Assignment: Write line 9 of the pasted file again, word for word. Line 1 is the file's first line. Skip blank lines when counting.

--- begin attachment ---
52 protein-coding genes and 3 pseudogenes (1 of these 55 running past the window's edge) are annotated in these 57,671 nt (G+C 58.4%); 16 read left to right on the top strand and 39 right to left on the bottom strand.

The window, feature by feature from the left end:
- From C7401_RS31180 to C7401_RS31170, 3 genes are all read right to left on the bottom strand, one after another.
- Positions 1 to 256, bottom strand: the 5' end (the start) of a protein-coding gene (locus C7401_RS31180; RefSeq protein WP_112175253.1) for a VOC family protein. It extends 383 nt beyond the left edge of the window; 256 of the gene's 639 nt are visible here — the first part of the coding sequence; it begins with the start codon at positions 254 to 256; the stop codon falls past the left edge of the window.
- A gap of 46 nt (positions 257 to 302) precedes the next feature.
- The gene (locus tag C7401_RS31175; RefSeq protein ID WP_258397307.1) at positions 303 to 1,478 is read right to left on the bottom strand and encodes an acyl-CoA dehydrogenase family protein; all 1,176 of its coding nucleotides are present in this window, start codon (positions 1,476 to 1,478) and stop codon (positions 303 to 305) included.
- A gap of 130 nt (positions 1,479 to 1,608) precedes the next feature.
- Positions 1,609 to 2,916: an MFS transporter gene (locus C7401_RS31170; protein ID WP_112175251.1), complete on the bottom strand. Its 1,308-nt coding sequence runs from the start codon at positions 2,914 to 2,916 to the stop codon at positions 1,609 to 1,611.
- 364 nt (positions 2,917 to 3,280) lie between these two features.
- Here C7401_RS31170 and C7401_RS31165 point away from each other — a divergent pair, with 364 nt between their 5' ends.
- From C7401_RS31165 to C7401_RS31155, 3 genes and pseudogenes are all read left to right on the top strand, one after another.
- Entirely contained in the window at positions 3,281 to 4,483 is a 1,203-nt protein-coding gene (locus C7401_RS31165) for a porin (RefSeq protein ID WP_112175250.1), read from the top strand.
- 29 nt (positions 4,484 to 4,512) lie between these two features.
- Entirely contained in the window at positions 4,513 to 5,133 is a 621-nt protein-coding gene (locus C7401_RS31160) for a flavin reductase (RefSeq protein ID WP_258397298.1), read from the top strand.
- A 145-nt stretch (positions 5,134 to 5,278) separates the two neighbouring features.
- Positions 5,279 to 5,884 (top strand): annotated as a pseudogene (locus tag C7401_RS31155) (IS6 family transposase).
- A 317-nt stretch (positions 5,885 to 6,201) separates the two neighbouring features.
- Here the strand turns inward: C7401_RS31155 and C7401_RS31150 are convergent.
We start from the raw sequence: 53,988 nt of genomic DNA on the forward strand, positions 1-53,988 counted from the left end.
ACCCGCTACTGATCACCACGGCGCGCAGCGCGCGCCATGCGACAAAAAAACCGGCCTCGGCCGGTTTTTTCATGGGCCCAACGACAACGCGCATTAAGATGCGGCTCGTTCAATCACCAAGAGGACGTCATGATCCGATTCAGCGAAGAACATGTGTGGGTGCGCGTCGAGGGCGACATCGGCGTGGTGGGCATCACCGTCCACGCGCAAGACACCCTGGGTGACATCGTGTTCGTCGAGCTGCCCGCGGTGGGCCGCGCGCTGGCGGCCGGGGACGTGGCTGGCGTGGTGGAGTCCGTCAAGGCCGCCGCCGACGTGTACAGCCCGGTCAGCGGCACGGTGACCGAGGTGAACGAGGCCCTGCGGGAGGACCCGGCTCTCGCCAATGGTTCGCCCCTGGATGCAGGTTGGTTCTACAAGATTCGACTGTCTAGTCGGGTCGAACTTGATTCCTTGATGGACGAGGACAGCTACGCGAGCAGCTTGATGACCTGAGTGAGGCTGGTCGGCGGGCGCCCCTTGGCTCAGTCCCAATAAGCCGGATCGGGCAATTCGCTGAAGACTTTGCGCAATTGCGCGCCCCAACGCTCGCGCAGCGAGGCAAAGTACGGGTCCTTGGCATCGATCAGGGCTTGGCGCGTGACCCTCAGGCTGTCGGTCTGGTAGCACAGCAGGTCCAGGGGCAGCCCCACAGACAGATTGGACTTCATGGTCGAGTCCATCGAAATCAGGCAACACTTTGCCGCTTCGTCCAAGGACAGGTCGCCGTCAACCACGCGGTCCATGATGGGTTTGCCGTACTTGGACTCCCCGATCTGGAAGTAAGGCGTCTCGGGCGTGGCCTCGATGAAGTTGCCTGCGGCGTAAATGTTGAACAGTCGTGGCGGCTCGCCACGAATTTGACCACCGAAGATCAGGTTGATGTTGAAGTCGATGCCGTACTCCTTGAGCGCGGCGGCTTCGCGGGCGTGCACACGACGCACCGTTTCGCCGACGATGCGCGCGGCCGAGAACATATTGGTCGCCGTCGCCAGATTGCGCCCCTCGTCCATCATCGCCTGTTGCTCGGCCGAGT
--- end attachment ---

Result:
- 364 nt (positions 2,917 to 3,280) lie between these two features.